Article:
by Suzanne Bush
The United States Para-Equestrian team will head to Aachen, Germany on August 15 for two weeks of quarantine prior to moving on to Hong Kong for the Paralympics, which use the same venue as and follow the Olympic games.
Two Pennsylvania equestrians are on that team, and they're currently training with the team's coach, Missy Ransehousen, at her Blue Hill Farm in Unionville, PA. For Rebecca Hart of Erie and Keith Newerla of King of Prussia, these days are full of anticipation, nerves and once-in-a-lifetime excitement.
Hart was a member of the USEF Para Equestrian Team that participated in the 2003 World Championship in Belgium, and the winner of the 2006 USEF Para Equestrian National Championship. Although she has competed internationally before, Hart says this is an event unlike any other. "This one is different because this is the big one."
She says that representing your country overseas adds pressure as well as a degree of personal pride that is hard to describe. "It's a really odd experience," she says. "You work so hard to get there and then suddenly it's 'wow! I made it." Once the team selection was complete, Hart and her colleagues were immersed in the details of actually getting to Hong Kong.
Para-Equestrian competitions, for disabled riders, were first recognized by the International Paralympic Committee (IPC) in 1991, and the sport was governed by the International Paralympic Equestrian Committee until January, 2006. At that time, the sport became the eighth discipline governed by the Federation Equestre Internationale (FEI). Part of the FEI's mission is to encourage the growth of equestrian sport for able bodied as well as disabled athletes. Para-Equestrian sports joined the Olympics, and debuted at the 1996 games in Atlanta.
The Paralympic Games use the same venues as the Olympics, and begin after the closing ceremonies of the Olympic Games. For the Para-Equestrian team the schedule of travel, training and quarantine prior to the actual competition holds several clues about what it takes to achieve this level of performance. Hart and her fellow team members won't return from Hong Kong until September 19. They'll be out of the country, and away from jobs and school, for a month.
This group of athletes is made up of true amateurs, who train and compete while working or going to school. Hart will be returning as her senior year in college begins. She took a year off to prepare and to get more competition under her belt. "I competed in Florida on the Winter Circuit," she says. "It was a really neat experience, and I gained a lot of good experience."
The experience was better than good, although Hart is too modest to reveal just how good it was. "Our Becca is a star," says Jessica Ransehousen, of Blue Hill Farm in Unionville. "She rode at the CDI *** in West Palm Beach (on the Winter Circuit) and had the highest score in the able-bodied division on Friday."
Ransehousen, herself a legend in international Dressage competition, and a member of the United States Dressage Federation's (USDF) Hall of Fame, praised Hart's competitive spirit and her talent. Ransehousen's daughter Missy is the Dressage coach for the Para-Equestrian team. Hart, Newerla and Barbara Grassmyer of California have moved their horses to Blue Hill Farm to maximize their training experience. Missy Ransehousen began coaching the paralympians for the 2000 Games in Sydney, Australia.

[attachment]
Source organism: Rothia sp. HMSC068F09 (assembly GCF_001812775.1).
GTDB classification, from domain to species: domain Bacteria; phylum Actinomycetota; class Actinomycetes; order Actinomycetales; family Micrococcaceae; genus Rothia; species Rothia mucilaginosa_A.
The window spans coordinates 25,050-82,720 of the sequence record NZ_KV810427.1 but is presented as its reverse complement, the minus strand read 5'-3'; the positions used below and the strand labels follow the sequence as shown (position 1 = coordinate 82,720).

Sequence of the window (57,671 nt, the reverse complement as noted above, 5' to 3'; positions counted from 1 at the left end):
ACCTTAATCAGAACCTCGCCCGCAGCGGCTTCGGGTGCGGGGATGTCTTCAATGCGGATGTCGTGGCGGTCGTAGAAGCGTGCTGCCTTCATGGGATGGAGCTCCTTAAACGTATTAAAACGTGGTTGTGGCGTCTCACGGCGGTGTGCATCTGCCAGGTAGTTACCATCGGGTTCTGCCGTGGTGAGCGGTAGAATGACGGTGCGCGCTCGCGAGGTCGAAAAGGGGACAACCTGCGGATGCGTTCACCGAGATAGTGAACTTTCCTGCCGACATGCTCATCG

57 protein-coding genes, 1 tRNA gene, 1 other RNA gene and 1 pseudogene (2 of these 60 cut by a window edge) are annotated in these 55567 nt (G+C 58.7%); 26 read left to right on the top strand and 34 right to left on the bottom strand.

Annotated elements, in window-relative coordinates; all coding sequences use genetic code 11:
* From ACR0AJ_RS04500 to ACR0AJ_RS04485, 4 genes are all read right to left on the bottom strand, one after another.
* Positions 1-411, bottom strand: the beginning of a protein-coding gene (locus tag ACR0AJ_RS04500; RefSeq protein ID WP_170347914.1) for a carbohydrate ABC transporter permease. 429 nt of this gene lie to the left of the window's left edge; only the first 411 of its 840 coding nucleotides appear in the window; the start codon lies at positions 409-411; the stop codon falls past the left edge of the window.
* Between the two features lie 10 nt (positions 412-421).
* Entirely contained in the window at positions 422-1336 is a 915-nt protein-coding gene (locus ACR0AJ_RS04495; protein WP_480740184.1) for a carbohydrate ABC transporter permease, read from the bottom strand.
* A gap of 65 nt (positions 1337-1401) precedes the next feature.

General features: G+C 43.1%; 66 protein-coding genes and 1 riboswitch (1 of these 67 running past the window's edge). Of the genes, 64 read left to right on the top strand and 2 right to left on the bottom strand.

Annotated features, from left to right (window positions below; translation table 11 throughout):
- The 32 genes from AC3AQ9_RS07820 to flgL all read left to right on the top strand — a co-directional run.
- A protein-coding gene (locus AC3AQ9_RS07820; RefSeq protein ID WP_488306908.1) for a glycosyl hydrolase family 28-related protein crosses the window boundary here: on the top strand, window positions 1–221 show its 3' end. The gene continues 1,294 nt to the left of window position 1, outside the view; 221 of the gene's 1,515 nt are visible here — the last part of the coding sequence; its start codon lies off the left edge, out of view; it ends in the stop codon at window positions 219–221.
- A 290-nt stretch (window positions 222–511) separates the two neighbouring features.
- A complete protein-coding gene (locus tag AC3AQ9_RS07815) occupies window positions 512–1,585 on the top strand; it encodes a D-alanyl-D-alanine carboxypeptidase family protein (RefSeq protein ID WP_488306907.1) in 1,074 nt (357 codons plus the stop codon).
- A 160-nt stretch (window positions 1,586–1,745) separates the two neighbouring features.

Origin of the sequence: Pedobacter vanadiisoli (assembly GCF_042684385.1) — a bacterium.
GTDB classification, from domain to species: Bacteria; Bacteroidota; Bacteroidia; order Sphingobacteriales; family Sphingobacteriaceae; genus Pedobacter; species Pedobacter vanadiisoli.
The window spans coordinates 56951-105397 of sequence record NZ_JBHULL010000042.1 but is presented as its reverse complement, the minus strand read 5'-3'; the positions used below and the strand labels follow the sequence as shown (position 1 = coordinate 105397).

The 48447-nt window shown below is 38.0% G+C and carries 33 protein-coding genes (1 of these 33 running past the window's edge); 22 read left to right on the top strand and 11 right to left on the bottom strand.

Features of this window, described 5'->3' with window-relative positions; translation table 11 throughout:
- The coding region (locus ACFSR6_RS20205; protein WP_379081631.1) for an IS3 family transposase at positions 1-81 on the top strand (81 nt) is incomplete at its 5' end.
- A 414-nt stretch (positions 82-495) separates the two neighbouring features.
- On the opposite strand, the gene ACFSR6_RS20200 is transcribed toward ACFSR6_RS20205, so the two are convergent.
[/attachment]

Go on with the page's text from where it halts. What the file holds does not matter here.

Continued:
Even as Hart and the other paralympians focus on Hong Kong, there are pressing financial issues that need attention. "Everyone has been asked to fund-raise a little," Hart says. Pam Lane, the United States Equestrian Federation's (USEF) International High Performance Director for Para-Equestrian and Vaulting, says that the United States Olympic Committee does provide some funding for the team, but not enough to cover what it actually costs to get this team, the personal caregivers that some riders require, the horses, the coach and the veterinarian to Aachen and then to Hong Kong. They're planning a free-style demonstration for sometime in July, Hart says, but the venue and exact date have not been set.
For now, Hart's days are consumed with riding and fitness. "I ride about two or three hours a day, and we're on a fitness program for Hong Kong. It's going to be such an intense climate change," she explains. She works out with a personal trainer at a local gym as part of her regimen to gain maximum fitness for the Paralympics.
As for the move from Erie to the rolling hills of Chester County, Hart has had few problems adjusting. "I love this area and working at this facility," she says. As she gives her horse Norteassa--whose barn name is Pippin--a hug, she recalls how easily she fell in love with him. "I was pretty comfortable right from the start. But to get a real understanding of him, it took six months to a year." The 16-year-old Warmblood has taken to Blue Hill Farm as enthusiastically as Hart. She won't have anyone from her family cheering for her in Hong Kong, she says. "It's too expensive of a trip, but they'll be rooting for me from home."
When Para-Equestrian sports debuted at the Atlanta Olympics in 1996, riders from 16 countries participated. The field has grown significantly since then. In 2004 there were Para-Equestrian teams from 29 countries competing internationally.
The USEF's Lane says that contributions to help with expenses for the Para- Equestrian Team can be sent to the United States Equestrian Team Foundation, earmarked for Para-Equestrian, PO Box 355, Gladstone, NJ 07934. The team includes:
Robin Brueckmann, of Summerfield, North Carolina with Radetzky;
Barbara Grassmyer, of Placerville, California with Mibis;
Hart, of Erie, with Norteassa;
Newerla, of King of Prussia, with Walk on the Moon;
Lynn Seidemann, of Coppell, Texas, with Toltein.